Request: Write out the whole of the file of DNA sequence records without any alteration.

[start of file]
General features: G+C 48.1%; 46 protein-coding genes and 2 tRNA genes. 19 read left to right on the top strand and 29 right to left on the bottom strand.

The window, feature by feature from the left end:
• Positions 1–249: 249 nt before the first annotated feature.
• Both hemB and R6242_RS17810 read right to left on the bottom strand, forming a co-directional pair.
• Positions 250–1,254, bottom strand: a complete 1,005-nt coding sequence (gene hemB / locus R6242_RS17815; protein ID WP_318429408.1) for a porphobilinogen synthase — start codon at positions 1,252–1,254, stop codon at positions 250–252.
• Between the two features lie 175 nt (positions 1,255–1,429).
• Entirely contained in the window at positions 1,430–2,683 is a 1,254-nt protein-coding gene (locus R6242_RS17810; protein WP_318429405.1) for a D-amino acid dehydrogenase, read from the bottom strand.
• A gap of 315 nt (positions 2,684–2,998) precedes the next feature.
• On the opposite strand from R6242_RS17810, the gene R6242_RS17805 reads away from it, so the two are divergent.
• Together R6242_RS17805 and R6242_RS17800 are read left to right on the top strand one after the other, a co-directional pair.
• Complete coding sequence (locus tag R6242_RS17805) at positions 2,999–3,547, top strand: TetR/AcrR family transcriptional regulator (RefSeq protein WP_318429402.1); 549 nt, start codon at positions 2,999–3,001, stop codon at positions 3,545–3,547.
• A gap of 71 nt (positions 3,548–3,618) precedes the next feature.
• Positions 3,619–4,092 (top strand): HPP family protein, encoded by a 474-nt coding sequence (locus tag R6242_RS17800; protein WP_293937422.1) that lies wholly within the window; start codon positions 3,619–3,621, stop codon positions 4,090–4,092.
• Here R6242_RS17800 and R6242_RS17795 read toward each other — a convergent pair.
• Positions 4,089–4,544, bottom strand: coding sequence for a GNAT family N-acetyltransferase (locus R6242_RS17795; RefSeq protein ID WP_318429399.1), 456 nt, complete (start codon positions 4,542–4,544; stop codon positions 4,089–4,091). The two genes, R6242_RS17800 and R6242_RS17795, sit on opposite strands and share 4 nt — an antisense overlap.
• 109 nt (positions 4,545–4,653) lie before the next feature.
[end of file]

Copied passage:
General features: G+C 48.1%; 46 protein-coding genes and 2 tRNA genes. 19 read left to right on the top strand and 29 right to left on the bottom strand.

The window, feature by feature from the left end:
• Positions 1–249: 249 nt before the first annotated feature.
• Both hemB and R6242_RS17810 read right to left on the bottom strand, forming a co-directional pair.
• Positions 250–1,254, bottom strand: a complete 1,005-nt coding sequence (gene hemB / locus R6242_RS17815; protein ID WP_318429408.1) for a porphobilinogen synthase — start codon at positions 1,252–1,254, stop codon at positions 250–252.
• Between the two features lie 175 nt (positions 1,255–1,429).
• Entirely contained in the window at positions 1,430–2,683 is a 1,254-nt protein-coding gene (locus R6242_RS17810; protein WP_318429405.1) for a D-amino acid dehydrogenase, read from the bottom strand.
• A gap of 315 nt (positions 2,684–2,998) precedes the next feature.
• On the opposite strand from R6242_RS17810, the gene R6242_RS17805 reads away from it, so the two are divergent.
• Together R6242_RS17805 and R6242_RS17800 are read left to right on the top strand one after the other, a co-directional pair.
• Complete coding sequence (locus tag R6242_RS17805) at positions 2,999–3,547, top strand: TetR/AcrR family transcriptional regulator (RefSeq protein WP_318429402.1); 549 nt, start codon at positions 2,999–3,001, stop codon at positions 3,545–3,547.
• A gap of 71 nt (positions 3,548–3,618) precedes the next feature.
• Positions 3,619–4,092 (top strand): HPP family protein, encoded by a 474-nt coding sequence (locus tag R6242_RS17800; protein WP_293937422.1) that lies wholly within the window; start codon positions 3,619–3,621, stop codon positions 4,090–4,092.
• Here R6242_RS17800 and R6242_RS17795 read toward each other — a convergent pair.
• Positions 4,089–4,544, bottom strand: coding sequence for a GNAT family N-acetyltransferase (locus R6242_RS17795; RefSeq protein ID WP_318429399.1), 456 nt, complete (start codon positions 4,542–4,544; stop codon positions 4,089–4,091). The two genes, R6242_RS17800 and R6242_RS17795, sit on opposite strands and share 4 nt — an antisense overlap.
• 109 nt (positions 4,545–4,653) lie before the next feature.